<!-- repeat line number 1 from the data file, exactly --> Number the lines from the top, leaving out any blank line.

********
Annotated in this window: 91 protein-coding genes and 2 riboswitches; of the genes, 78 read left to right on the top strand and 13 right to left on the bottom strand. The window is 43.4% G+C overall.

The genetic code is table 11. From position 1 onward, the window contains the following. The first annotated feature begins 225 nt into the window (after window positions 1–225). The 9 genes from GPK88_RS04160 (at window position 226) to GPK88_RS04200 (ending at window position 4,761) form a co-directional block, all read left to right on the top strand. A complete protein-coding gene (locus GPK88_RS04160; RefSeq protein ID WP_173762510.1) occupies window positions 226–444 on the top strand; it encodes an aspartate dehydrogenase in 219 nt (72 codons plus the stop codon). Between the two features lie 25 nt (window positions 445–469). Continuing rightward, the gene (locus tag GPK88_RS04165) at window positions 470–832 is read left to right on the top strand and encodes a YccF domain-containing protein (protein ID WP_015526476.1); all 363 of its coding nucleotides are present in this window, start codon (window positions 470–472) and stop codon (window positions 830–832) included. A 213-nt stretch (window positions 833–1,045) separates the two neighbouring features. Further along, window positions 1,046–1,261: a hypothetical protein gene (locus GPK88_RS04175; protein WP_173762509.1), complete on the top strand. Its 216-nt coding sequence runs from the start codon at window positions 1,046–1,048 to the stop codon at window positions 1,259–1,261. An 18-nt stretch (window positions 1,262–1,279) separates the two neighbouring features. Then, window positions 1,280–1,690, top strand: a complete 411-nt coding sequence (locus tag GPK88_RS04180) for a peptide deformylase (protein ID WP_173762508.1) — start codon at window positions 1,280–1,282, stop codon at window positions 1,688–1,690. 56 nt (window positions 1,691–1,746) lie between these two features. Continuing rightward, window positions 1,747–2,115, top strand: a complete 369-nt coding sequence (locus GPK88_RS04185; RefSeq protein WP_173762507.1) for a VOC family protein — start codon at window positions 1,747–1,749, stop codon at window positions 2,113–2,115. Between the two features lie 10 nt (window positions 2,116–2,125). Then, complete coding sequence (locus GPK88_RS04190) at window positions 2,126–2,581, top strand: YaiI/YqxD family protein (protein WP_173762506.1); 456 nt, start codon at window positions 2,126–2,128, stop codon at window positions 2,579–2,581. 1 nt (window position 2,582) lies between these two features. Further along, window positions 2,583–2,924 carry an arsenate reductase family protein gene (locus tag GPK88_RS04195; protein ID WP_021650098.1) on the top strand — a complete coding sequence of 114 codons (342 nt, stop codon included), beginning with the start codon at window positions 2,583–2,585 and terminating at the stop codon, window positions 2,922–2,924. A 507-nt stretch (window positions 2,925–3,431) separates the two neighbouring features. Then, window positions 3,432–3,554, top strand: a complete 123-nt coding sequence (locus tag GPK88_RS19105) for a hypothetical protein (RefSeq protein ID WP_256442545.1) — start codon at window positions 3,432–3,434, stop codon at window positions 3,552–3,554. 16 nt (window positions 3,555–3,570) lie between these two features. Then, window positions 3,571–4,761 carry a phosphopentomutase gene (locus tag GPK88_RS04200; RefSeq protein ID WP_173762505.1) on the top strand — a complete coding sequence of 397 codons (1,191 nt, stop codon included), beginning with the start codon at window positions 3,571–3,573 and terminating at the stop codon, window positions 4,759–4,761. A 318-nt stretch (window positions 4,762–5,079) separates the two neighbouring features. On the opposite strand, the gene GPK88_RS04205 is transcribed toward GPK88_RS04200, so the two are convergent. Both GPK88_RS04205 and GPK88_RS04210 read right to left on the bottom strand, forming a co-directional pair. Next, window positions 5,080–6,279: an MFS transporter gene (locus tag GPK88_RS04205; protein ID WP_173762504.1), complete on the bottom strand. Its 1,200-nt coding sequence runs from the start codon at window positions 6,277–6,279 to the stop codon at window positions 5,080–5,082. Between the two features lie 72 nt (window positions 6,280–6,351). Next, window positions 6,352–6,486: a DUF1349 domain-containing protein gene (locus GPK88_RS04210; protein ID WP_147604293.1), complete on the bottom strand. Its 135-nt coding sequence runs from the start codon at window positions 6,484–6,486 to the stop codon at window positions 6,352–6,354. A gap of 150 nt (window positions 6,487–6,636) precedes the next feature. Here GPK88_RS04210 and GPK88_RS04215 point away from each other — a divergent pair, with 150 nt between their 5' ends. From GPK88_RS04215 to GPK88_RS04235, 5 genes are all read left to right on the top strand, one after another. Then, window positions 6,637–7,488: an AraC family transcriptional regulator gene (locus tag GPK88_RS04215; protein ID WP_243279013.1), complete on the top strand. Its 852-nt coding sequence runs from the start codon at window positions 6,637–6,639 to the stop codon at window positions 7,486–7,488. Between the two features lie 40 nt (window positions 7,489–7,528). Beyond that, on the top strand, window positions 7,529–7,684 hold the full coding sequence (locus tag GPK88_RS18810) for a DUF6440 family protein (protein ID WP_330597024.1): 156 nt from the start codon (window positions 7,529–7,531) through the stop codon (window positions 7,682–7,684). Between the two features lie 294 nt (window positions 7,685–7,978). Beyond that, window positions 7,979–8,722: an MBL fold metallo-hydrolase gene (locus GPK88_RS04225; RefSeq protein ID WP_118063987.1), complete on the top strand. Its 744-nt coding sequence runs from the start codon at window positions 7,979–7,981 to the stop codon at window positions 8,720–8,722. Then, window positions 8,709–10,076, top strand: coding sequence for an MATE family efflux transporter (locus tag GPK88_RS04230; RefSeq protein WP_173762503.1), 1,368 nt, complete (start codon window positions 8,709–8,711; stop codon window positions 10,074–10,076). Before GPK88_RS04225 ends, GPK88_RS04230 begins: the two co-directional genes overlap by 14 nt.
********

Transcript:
Annotated in this window: 91 protein-coding genes and 2 riboswitches; of the genes, 78 read left to right on the top strand and 13 right to left on the bottom strand. The window is 43.4% G+C overall.